I try in my work to express the joy of living […] Australia is not a sinister country, nor is she harsh. Her bush is not drab. It is full of gaiety if one will trouble to seek. She has her grim moods […] and there is always the glory of her skies, and when she smiles, it is of transcending beauty’.1

KENNETH MACQUEEN - Supplementary Image.jpg

photo by Revan Macqueen

Kenneth Macqueen embodied the romantic figure of the farmer-artist, a man whose love and appreciation of the land upon which he lived shone through in his lyrical landscape paintings. With crisp light and line, and an astounding formal simplicity, Macqueen’s watercolours are patently modern, infusing in the genteel medium a dynamic vitality. The post-war decades in Australia were characterised by optimism, protectionism, and the creation of a national idiom in landscape painting, rehabilitating the impressionist ideal of the Australian pastoral.2 In attempting to adapt landscape painting to the specificities of the Australian environment and to the stylised techniques of Modern painting, Macqueen joined pioneering Sydney modernists Elioth Gruner, Roland Wakelin and Roy de Maistre, exhibiting with them annually at Society of Artists and Contemporary Group exhibitions.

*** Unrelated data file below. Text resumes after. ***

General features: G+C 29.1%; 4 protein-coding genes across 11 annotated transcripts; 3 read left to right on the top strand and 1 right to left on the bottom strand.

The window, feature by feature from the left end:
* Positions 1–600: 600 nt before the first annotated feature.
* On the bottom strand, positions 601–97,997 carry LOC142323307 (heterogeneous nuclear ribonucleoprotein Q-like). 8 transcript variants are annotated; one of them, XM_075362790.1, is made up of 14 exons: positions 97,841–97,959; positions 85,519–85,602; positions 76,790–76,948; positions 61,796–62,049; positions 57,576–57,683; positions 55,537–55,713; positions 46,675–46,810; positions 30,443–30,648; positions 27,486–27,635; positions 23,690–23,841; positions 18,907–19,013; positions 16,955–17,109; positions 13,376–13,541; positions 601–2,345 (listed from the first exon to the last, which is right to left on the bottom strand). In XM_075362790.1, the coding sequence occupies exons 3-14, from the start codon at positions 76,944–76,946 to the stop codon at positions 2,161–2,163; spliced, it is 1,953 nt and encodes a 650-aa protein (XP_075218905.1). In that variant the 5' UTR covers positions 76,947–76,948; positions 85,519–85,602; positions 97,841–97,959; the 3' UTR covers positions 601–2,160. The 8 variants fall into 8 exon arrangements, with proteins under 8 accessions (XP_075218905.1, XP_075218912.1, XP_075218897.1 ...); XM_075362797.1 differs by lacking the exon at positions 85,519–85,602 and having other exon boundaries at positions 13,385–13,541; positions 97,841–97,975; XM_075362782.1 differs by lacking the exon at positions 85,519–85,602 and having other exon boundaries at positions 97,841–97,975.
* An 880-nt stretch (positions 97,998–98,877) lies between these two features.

After serving in the First World War, Macqueen returned to Australia and, with his brother, purchased a farm in Queensland’s Darling Downs. From 1922, the artist lived there, at Murralah, situated on the crest of a hill near Millmerran, working the land and enjoying its panoramic views of undulating hills and sweeping skies. Macqueen’s watercolours display a strong formalist and graphic impulse, featuring bold lines and panes of vibrant colour in semi-abstract compositions. Having mapped out the stylised forms of the landscape in pencil en plein air, Macqueen worked quickly in the studio, systematically applying wet-on-wet washes of watercolour pigment and often leaving areas of his white paper support untouched. The resulting patterns, while simple and easily legible, are characterised by a sense of freshness and spontaneity.

Forming a chronicle of life in rural Queensland, Macqueen’s subjects were an immediate and truthful depiction of his experience: planting, harvesting, ploughing and fencing. Finding solace in the monotony of rural life, Macqueen delighted in the stillness and expansive space. Bodumba Lands, 1927 is a crisp sweeping view of the immediate surrounds of Millmeran, with rolling peaks and contrasting strips of recently tilled fields. Farmer’s Fence, 1928, similarly traces the sinuous man-made profiles of a fence and worn path against a dramatic backdrop of a young crop of wheat and freshly ploughed hill. In the 1930s and 1940s, Macqueen made regular holiday trips to the Sunshine and Gold Coasts, creating dramatic paintings of the coastline and sea, as can be seen in Early Morning, 1934 and Sea and Reef, c.1938. Amongst the Paperbarks, a mature work focussed on formal patterns, explores the shadows and forms of a eucalypt forest, punctuated by a flowering banksia in the foreground.

1. Macqueen, K., Adventures in Watercolour, The Legend Press, Sydney, 1948
2. Edwards, D., ‘Landscapes of Modernity 1920s – 1940s’, Sydney Moderns, Art Gallery of New South Wales, 2012, p. 217